Toshiba's Large Open Bore Mr System Improves Workflow At Overlake Hospital

TUSTIN, Calif., May 26, 2010 – Improving MR exam workflow without sacrificing patient safety, exam comfort or image quality is a goal for many health care facilities. Overlake Hospital in Bellevue, Wash., selected Toshiba America Medical Systems’ patient-friendly Vantage TitanTM ultra-short, open bore MR system to achieve this goal in its new MR facility.

Before acquiring the Titan, Overlake did not own an MR system and therefore was required to outsource all of its MR exams, a time-consuming and cumbersome experience for both the patient and physician. Since installing the Titan, Overlake patients receive MR exams immediately and on-site. In fact, the Titan’s ability to increase patient throughput because of its patient-friendly features enabled Overlake to exceed its patient volume projections shortly after installation.

“When planning our new MR department, we wanted to not only have around-the-clock access to MR exams and improve workflow, but also maintain Overlake’s focus on patient safety and comfort,” said Brenda Rinehart, director of Medical Imaging, Overlake Hospital. “The Titan’s features met and even exceeded these requirements. One example is the Titan’s large, open bore and noise reduction technology, which have improved the exam experience for our claustrophobic patients. This has resulted in a decrease in the need for sedation, allowing us to image patients more rapidly and safely.”

source: Toshiba Medical


MRI Research Highlights High-risk Atherosclerotic Plaque Hidden in the Vessel Wall

Researchers from Boston University School of Medicine (BUSM) have shown that use of magnetic resonance imaging (MRI) in an animal model can non-invasively identify dangerous plaques. The findings, which appear in the May issue of Circulation Cardiovascular Imaging, offer possible applications in the diagnosis and treatment of patients with atherosclerosis.

Rupture of vulnerable atherosclerotic plaque, which often occurs without prior symptoms, is responsible for a substantial number of deaths and disabilities worldwide. The untimely death of television journalist Tim Russert was caused by the sudden rupture of a vulnerable plaque in a critical location in a coronary artery. Identification of atherosclerotic plaques with a high risk for disruption and thrombosis would allow preventive therapy to be initiated before thrombi begin to clog arteries and cause stroke or heart attack.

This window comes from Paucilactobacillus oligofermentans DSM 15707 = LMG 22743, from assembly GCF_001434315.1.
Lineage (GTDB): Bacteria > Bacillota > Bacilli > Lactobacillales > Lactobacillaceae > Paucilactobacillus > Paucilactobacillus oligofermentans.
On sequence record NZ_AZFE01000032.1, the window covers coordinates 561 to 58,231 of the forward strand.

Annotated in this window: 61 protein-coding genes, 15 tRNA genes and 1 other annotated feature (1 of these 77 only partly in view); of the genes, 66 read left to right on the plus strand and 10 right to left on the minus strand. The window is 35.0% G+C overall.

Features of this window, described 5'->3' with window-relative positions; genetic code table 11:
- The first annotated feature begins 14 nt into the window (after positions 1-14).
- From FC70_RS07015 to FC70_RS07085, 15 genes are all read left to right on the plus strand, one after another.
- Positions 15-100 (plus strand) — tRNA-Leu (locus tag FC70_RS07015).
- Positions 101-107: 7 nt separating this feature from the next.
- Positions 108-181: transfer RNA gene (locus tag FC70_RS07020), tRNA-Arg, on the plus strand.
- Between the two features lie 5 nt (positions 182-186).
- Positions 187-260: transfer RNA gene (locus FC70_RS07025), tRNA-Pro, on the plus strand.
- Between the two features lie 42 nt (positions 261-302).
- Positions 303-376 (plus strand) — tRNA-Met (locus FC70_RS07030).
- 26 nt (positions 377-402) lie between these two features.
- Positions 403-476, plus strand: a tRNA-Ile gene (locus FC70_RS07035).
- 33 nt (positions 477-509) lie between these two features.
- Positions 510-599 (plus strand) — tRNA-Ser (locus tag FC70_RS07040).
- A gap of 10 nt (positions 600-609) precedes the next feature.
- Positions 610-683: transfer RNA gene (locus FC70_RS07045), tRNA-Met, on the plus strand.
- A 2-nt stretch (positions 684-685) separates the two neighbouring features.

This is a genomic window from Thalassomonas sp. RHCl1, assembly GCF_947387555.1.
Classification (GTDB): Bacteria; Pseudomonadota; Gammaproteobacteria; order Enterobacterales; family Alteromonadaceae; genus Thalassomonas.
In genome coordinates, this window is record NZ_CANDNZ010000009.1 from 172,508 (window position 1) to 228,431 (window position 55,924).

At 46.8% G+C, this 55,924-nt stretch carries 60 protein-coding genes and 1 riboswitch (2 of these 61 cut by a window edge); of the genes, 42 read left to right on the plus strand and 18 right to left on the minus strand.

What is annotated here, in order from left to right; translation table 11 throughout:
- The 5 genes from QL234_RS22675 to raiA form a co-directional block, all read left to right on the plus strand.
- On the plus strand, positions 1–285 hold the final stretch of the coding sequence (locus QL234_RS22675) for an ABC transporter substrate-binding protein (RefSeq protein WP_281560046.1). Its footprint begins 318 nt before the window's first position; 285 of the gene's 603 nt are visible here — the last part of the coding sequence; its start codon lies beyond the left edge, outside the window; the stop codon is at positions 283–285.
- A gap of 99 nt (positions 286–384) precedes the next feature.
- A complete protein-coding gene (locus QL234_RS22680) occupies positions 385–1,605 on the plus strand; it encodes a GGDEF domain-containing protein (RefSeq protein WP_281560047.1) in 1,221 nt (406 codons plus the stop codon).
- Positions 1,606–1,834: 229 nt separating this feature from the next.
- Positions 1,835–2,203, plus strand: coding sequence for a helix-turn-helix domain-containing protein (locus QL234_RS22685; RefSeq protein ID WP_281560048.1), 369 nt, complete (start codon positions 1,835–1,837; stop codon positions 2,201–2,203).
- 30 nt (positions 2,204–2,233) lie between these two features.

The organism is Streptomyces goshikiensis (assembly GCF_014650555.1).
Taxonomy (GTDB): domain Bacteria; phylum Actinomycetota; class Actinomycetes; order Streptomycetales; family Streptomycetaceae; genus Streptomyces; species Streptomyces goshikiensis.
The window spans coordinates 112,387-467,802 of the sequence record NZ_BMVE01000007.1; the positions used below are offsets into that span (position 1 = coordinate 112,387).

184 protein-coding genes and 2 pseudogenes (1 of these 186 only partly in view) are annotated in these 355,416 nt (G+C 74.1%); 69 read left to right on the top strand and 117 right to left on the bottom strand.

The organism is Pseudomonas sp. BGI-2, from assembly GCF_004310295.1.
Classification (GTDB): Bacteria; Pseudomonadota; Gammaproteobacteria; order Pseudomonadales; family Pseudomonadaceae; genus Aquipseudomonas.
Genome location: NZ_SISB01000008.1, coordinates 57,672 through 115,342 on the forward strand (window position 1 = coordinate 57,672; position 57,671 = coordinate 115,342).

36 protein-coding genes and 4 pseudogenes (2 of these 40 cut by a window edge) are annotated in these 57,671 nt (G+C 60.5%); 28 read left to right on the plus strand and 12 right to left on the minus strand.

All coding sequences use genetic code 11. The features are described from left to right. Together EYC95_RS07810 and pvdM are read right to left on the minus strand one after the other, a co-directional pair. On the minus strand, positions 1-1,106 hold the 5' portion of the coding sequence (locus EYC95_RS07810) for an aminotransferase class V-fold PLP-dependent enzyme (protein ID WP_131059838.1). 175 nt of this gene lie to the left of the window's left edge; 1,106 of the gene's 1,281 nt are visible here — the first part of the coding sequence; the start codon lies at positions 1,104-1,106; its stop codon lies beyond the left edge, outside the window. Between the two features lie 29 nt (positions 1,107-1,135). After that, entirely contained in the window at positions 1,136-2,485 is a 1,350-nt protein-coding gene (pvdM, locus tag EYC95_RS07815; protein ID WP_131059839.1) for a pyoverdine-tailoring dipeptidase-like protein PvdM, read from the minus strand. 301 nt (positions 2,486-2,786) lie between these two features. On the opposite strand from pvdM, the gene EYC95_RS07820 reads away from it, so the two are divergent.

The BUSM researchers examined diagnostic protocols in an animal (rabbit) model of human disease with procedures that never could have been applied to humans. Plaque disruption was stimulated at a precise time to allow MRI imaging before and after the rupture. According to researchers, plaques that were hidden within the vessel wall and pushing the vessel wall outward instead of occluding the lumen had a very high chance of forming a thrombus; plaques that caused vessel narrowing were almost always stable, which could explain why the most dangerous plaques generally escape detection by x-ray angiography. The study finds accurate, non-invasive MRI can identify these stable and unstable plaques.

source: Boston University School of Medicine


Symposium Focuses on Patient Safety in CT Scanning

ATLANTA, GA (May 13, 2010) -- A national summit of medical professionals meeting last month in Atlanta called for the creation of consensus scan techniques as a way of addressing the concerns of patients undergoing CT scans -- a common medical imaging procedure that uses X-rays to show cross-sectional images of the body.

The summit brought together some of the world's leading experts in CT imaging, including medical physicists, radiologists, technologists, and equipment manufacturers. It was hosted by the American Association of Physicists in Medicine (AAPM), a professional organization whose members include board-certified health professionals and research scientists specializing in the use of radiation in medicine.

According to Cynthia McCollough, Ph.D., Professor of Radiologic Physics at the Mayo Clinic, who co-organized the meeting on behalf of AAPM, the summit achieved its goal of identifying several issues that need to be dealt with by the medical imaging community in order to address the safety concerns of patients at U.S. hospitals and clinics.

In the last several months, many medical physicists have witnessed first-hand how some patients have grown concerned about stories in the media questioning the risks and challenging the safety of CT scans.

"We all hear it every day. Patients ask, 'do I really need to have this procedure?'," said Dianna Cody, Ph.D., another co-organizer of the meeting. Cody, who is Professor of Imaging Physics at the University of Texas M. D. Anderson Cancer Center, says that patients should not be afraid of getting medically appropriate CT exams. “When medically justified,” she said, “the benefits of CT scans far outweigh the risks.”